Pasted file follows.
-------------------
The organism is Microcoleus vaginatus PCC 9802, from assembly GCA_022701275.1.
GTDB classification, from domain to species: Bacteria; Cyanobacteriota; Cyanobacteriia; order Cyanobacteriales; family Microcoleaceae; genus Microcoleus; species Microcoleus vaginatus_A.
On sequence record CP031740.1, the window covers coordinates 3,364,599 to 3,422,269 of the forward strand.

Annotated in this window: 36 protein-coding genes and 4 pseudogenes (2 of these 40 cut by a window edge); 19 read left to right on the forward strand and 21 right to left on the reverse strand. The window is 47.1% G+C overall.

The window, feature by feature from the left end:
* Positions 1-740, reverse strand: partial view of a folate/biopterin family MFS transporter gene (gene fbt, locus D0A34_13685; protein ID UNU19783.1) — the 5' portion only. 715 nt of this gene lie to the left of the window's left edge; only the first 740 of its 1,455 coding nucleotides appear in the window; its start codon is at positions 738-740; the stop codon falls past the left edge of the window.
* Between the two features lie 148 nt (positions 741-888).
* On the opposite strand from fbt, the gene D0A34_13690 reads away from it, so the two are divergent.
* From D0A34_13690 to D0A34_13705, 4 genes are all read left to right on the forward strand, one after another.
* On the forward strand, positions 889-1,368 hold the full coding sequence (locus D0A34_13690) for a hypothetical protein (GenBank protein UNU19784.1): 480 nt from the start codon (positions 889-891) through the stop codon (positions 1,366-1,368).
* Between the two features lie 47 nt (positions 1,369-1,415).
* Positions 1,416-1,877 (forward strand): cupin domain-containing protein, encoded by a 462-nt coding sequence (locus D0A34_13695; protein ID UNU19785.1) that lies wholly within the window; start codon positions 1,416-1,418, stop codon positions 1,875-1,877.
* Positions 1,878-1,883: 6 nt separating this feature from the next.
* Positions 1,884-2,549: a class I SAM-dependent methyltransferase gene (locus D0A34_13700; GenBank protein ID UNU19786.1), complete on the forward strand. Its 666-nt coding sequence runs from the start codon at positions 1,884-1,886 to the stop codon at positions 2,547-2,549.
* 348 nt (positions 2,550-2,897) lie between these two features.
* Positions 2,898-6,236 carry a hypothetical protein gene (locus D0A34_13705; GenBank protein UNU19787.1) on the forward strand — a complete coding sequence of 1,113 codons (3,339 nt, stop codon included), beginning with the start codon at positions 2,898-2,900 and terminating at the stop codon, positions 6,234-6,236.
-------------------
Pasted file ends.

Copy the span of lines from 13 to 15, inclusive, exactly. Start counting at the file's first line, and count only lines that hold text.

* Positions 1,878-1,883: 6 nt separating this feature from the next.
* Positions 1,884-2,549: a class I SAM-dependent methyltransferase gene (locus D0A34_13700; GenBank protein ID UNU19786.1), complete on the forward strand. Its 666-nt coding sequence runs from the start codon at positions 1,884-1,886 to the stop codon at positions 2,547-2,549.
* 348 nt (positions 2,550-2,897) lie between these two features.